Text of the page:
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on working and technology

March 30th, 2009 by erin

After almost a month of questionable network connectivity and trying everything we could think of to fix it, our Time Capsule (Apple wireless base station/backup device) was declared dead at the Apple Store yesterday. They gave us a new one. The network is now much, much happier and back to being quick like a bunny, and backups are no longer glacial.

*hugs internet*

Seriously, I’m a geek when it comes to my internet access. I get twitchy when I can’t check my e-mail. My Google Reader is my new best friend. Having to wait five minutes for a page to load makes me crazy. Sure, I like to unplug completely once in awhile but I don’t like having to do it involuntarily and when I have stuff to do.

These past few weeks of lousy connectivity (not completely lost, just intermittent and slow, which was almost more annoying because it was teasing me) made me realize how web-based a lot of what I do can be.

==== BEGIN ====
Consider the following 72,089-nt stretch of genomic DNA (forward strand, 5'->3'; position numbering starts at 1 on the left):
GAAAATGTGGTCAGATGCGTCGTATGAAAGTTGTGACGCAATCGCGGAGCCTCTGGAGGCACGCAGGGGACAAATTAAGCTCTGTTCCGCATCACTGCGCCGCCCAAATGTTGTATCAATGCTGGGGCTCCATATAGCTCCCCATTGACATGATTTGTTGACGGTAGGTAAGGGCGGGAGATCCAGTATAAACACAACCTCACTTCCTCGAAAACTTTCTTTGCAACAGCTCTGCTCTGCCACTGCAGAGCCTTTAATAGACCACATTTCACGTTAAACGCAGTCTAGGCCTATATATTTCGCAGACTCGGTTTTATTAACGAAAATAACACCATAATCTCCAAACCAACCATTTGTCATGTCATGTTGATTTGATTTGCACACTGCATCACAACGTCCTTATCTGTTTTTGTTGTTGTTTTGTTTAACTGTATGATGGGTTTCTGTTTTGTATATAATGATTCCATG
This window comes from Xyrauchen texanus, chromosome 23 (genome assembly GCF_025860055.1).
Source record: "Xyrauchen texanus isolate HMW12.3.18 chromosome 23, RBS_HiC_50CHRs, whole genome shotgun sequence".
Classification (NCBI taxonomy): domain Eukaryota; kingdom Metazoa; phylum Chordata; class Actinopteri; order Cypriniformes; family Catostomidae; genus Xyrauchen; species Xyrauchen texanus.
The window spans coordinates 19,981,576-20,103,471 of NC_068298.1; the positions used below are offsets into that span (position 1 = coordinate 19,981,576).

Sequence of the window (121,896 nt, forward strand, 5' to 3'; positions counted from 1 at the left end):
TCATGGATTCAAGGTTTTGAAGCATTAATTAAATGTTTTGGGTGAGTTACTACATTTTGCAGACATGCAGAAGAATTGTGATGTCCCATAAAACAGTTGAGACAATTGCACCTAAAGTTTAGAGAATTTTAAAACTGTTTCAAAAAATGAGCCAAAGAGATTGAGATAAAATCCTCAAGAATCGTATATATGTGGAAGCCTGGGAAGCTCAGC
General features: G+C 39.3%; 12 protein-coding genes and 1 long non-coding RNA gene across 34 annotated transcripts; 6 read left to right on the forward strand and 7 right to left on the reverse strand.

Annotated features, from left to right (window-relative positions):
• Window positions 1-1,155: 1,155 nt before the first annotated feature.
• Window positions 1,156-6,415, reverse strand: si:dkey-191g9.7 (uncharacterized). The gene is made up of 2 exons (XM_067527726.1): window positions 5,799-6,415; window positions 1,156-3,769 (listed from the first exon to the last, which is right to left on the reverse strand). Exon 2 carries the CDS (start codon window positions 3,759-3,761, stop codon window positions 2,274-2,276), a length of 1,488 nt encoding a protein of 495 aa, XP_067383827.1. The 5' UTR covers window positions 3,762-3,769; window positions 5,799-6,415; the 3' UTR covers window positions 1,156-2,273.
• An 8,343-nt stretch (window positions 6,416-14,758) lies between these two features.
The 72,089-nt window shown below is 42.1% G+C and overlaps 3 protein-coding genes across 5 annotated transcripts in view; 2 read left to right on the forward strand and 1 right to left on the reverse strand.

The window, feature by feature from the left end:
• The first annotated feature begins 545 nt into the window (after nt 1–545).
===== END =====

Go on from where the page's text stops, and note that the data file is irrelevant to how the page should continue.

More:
Sure, I can write and paint without the internet. I can paint without a computer at all, but I prefer typing to longhand writing. But I can’t manage anything in my Etsy store without an internet connection. Thus the sale on originals got extended longer than I’d intended, but that’s alright.

And I wonder, sometimes, if I’d be as inclined as I am to push forward with trying to get my novel published if it weren’t for the incredible presence of the publishing industry online.

There are countless informative blogs by literary agents and editors out there. I follow a handful of agents on Twitter, even. There are forums and websites and it’s all so accessible that I’ve learned buckets of stuff about an industry I had no clue about just about a year ago.

(Really. I had a vague concept of publishers and agents and whatnot but I didn’t even know what a query letter was.)

Because of all that easily accessible information I now have ideas and plans and I feel like I know what I’m doing. It doesn’t feel as daunting as it once did. The process of getting from manuscript to bookshelf seems challenging but not mystifying anymore.

I think the point of this post is that I love the internet and I’m glad my little network of computers is happy again because it makes me more productive, even though my job doesn’t seem all that technical.

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One Response to “on working and technology”

  1. Steph says:

    Hilariously, I know about the publishing process but haven’t written a book! :)